Sue Sargeant, Passionate Gardener writes Blooming Gardens in SW France
Blooming Gardens in SW France
Coping with the weather, especially the heat in summer, is one of the things that makes gardening really interesting and very rewarding. Sue Sargeant tells us how to keep blooming through summer.
There’s no doubt that this year’s weather has posed a few challenges in the garden. Here in this part of France Spring came early and gave an opportunity to sow seeds in mid-February but a cold spell in March slowed the process down. A sharp frost in early May found us searching for fleece to protect our plants which thankfully all survived.
There’s no doubt that this year’s weather has posed a few challenges in the garden, especially for those who want blooming gardens in SW France.
Here in this part of France Spring came early and gave an opportunity to sow seeds in mid-February but a cold spell in March slowed the process down. A sharp frost in early May found us searching for fleece to protect our plants which thankfully all survived.
It is almost taken for granted that July and August are hot and dry so planting with this in mind is a must. Here are a few tips to give you the best chance of hanging onto your summer blooms.
DEAD HEADING will extend the flowering period for most perennials, Roses and Geraniums. Also, cut back early flowering hardy Geraniums to encourage repeat flowering.
Some shrubs can show signs of stress by WILTING, particularly if they have soft green leaves that have put on a lot of early spring growth. Reduce the size of the shrub by trimming some of the branches. This will improve the overall performance of the shrub in dry conditions.
Apply a MULCH around the base of shrubs, either after watering or after rainfall.
Try to avoid PLANTING shrubs in the summer months. It’s better to plant in spring and autumn when the roots will establish much better in cool, wet soil.
Move CONTAINERS to a shady corner for respite from the sun and group together for watering, especially if you are away from home for a few days.
Whilst enjoying your blooming gardens in SW France during the summer months, it can be hard to become motivated to plan for next year, but this is a perfect time. Take a look around the garden and see what is looking good and working well for you.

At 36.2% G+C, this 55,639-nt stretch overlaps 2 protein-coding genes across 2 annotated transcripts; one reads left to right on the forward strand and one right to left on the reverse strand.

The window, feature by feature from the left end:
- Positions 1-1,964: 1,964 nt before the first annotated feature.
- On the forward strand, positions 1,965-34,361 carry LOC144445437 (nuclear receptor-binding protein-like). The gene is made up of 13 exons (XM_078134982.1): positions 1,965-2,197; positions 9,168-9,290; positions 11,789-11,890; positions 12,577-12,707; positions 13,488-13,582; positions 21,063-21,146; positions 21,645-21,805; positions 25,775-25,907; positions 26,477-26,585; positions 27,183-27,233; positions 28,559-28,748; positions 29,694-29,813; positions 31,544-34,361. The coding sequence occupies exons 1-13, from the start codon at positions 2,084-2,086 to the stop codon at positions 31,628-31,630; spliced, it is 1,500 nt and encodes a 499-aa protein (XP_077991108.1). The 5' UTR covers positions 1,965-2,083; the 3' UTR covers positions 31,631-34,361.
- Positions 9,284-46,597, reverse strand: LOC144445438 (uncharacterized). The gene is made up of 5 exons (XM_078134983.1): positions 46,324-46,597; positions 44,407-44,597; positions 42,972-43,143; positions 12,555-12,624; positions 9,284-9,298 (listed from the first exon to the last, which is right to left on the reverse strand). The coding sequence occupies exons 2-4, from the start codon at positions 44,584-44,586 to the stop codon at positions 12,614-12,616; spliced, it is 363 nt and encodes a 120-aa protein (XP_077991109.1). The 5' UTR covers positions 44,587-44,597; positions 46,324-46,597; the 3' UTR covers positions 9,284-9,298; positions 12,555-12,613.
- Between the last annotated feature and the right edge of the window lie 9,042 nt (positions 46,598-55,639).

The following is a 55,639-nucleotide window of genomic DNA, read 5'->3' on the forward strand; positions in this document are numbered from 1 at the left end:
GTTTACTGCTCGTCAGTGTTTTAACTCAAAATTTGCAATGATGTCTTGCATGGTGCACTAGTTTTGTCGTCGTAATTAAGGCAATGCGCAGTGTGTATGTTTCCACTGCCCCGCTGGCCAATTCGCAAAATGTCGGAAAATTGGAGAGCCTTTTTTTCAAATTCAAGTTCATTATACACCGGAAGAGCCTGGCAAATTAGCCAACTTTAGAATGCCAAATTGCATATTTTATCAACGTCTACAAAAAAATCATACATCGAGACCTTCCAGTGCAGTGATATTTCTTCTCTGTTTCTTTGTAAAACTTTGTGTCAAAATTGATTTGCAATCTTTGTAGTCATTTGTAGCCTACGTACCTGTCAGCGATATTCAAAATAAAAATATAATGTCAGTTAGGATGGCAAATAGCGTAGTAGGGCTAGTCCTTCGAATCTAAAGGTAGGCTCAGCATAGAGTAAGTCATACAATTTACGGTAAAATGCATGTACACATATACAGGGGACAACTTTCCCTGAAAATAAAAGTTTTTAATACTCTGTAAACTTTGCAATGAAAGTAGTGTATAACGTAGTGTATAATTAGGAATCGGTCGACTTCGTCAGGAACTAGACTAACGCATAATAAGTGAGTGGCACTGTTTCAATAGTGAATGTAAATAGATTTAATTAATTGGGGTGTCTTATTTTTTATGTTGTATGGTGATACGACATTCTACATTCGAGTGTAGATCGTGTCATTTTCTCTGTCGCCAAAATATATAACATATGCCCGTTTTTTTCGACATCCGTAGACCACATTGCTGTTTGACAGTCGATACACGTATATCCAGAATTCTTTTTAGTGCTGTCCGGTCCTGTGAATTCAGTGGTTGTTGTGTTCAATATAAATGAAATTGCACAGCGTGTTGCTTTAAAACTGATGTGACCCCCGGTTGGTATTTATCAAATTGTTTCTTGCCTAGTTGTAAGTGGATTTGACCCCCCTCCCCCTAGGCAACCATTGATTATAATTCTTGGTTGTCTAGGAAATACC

For instance, which shrubs should be moved because they have grown too tall? It’s time to divide the Iris if they have stopped flowering. (These should be divided every three years.) It’s also time to order spring flowering bulbs. Growers do run out of stock so place your order online for autumn delivery.
Bare root Roses are best planted in November and/or December. However, it’s a good idea to see them in full bloom so visit gardens and nurseries during the summer to see them at their best. Many specialists will offer advice on the best Roses for our climate. I have found the paler shades more suitable for full sun and, after around three years of settling in, they are a great addition to the garden.
When thinking about planting for autumn colour, Nerines are a wonderful addition to the garden, either in containers or in the ground. Remember to leave the tip of the bulb slightly above the soil and plant in full sun. The perennial Asters and Sedum Autumn glory are another welcome arrival in the autumn garden.
Lagerstroemia Trees are the most wonderful tree for the summer. Every year I plan to buy one but never seem to do it. The flowers are at their best in July and August but the bark is very tactile all year round. You will see them in shades of pink, white and mauve in many public spaces in France.
Now is the time to collect seeds from Perennials such as Gaura, Sissirynchium and other varieties of summer flowering plants for next year. You can sow Gaura in summer and over-winter the seedlings for planting out in spring.
Make sure you have plenty of home-made compost for autumn by turning your heap and keeping it wet to ensure it is ready to mulch your beds in October.
As the birds are no longer nesting, now is also a good time to shape hedges, and let more light into established hedges to promote new young growth.
Captions l to r: Perennial Asters brighten a corner, plant Nerines for autumn colour, the mid-summer flowering tree Lagerstroemia
We send our congratulations to Sue for her Open Garden day on 5 May which was a huge success and raised €600 for charity, despite the weather which was very cold for the time of year. Her garden is now open all year by appointment, for details go to www.opengardens.eu, reference 180326.
First published in the July/August 2019 issue of The Local Buzz.
Images: Sue Sargeant and Shutterstock